Stressed banks need a market for assets–Economic Times–14.02.2018

Public sector banks (PSBs), led by the biggest lender, State Bank of India, have been declaring huge losses for the December quarter. Collectively, 30 banks reported a net loss of Rs 154 crore, whereas they made a profit of Rs 10,237 crore in the corresponding quarter in 2016, thanks to PSB losses that more than offset the profits made by private banks, finds CARE, a rating agency. PSBs are required to make higher provisioning for bad loans that are referred to the bankruptcy courts. Reportedly, PSBs have made higher provisions of about Rs 51,000 crore in the third quarter.
The government has committed to recapitalise banks to the tune of Rs 2.11lakh crore over this year and the next, based on an assessment of the loans that are at risk of having to be written off.
Curtailing the haircut that PSBs have to take while resolving bad loans will bring down the extent of recapitalisation needed, and lower the burden on the taxpayer. This, in turn, calls for creating a competitive market for stressed assets. There is no reason why private equity and so-called vulture funds cannot finance the purchase of stressed assets. Similarly, the Employees’ Provident Fund and the National Pension System can set up special funds that can bid for stressed assets being sold at a steep discount to their replacement cost. Public sector companies too can pool in their surpluses and bid for these assets. Similarly, banks can set up special purpose vehicles, buy the assets, and enter into, say, management contracts with companies that can run the business, and sell it later. The point is to create more financial investors and greater competition that can help minimise the haircut for the lenders.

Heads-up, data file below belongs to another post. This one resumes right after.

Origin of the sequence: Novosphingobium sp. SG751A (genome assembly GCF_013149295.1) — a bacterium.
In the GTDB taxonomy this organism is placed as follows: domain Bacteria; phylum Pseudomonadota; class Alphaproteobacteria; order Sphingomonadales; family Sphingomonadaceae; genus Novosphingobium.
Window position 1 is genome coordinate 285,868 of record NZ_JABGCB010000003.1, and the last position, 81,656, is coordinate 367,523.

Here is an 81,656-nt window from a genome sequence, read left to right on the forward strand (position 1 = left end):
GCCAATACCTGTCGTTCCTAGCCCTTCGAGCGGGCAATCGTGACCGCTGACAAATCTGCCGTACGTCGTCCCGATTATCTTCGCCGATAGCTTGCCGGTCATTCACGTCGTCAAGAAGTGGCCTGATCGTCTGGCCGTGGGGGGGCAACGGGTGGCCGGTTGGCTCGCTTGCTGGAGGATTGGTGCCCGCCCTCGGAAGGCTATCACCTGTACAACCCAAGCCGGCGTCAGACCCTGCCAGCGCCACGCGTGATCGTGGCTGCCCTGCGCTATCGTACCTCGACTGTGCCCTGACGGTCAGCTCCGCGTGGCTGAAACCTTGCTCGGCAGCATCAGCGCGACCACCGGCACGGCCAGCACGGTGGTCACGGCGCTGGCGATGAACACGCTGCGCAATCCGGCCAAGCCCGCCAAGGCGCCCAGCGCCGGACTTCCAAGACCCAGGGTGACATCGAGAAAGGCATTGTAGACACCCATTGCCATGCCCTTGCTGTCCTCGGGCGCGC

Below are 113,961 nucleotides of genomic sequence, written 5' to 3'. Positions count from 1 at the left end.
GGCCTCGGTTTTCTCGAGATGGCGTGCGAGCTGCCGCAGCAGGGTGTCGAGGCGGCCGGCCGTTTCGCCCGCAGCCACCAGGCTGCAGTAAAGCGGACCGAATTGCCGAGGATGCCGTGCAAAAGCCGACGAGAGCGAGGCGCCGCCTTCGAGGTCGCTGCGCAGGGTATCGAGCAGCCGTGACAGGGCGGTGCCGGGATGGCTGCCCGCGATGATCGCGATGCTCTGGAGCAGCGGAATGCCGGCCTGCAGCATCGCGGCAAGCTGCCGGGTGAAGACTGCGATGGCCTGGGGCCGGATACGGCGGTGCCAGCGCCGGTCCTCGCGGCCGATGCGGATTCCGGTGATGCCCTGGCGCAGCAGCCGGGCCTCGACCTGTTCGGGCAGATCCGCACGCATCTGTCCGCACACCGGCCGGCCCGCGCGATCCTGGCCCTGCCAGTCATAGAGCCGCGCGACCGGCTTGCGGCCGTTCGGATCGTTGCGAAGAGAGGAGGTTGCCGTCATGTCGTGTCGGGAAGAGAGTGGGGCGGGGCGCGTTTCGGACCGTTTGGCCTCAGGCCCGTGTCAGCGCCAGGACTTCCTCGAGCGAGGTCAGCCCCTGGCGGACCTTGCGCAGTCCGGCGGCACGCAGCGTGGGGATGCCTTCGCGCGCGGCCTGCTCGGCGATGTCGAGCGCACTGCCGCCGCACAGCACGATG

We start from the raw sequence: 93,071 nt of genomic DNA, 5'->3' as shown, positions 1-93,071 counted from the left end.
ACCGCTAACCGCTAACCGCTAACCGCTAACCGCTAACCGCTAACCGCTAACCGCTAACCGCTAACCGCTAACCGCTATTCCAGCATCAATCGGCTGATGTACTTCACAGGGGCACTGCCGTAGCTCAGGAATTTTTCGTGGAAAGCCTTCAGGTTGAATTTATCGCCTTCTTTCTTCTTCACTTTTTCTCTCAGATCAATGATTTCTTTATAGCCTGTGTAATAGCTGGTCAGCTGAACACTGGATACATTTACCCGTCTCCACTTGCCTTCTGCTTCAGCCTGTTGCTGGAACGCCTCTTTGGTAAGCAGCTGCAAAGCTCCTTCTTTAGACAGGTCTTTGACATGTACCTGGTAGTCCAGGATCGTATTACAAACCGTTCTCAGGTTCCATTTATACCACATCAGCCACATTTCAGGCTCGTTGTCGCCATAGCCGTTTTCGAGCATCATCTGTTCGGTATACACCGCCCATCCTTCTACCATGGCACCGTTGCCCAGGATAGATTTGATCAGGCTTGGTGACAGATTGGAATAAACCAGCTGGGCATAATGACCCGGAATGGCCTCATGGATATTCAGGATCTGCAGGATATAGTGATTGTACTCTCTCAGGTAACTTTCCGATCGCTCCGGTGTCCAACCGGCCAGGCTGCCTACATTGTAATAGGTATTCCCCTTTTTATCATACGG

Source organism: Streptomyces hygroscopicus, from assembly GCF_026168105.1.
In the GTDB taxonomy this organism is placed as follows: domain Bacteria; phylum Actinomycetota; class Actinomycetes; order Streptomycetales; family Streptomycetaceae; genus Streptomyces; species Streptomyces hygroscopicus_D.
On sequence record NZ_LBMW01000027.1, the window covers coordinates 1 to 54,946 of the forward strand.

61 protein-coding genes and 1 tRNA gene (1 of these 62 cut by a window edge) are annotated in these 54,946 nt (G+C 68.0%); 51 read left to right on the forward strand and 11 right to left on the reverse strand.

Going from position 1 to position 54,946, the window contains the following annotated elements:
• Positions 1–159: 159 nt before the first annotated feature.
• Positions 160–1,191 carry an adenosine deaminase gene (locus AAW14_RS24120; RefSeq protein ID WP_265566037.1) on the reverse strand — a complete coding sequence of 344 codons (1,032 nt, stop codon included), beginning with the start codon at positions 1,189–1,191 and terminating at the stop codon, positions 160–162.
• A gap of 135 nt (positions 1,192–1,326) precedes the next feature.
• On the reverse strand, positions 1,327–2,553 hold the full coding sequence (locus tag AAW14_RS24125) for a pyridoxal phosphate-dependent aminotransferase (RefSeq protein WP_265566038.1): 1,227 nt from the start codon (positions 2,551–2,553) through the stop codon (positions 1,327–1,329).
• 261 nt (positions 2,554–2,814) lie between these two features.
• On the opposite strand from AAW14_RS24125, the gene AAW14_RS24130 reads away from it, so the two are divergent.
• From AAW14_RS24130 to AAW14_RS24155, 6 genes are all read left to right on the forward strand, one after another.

The CARE study showed that a marked reversal in treasury income paced up by hardening bond yields was a big setback. The largest lender SBI has reported a loss ofRs 2,416 crore for the December quarter against Rs 1,820 crore profit in the year-ago quarter. Swifter resolution of corporate distress should be accompanied by more reforms to give banks operational autonomy to bring them at par with well-performing private banks.
This piece appeared as an editorial opinion in the print edition of The Economic Times.
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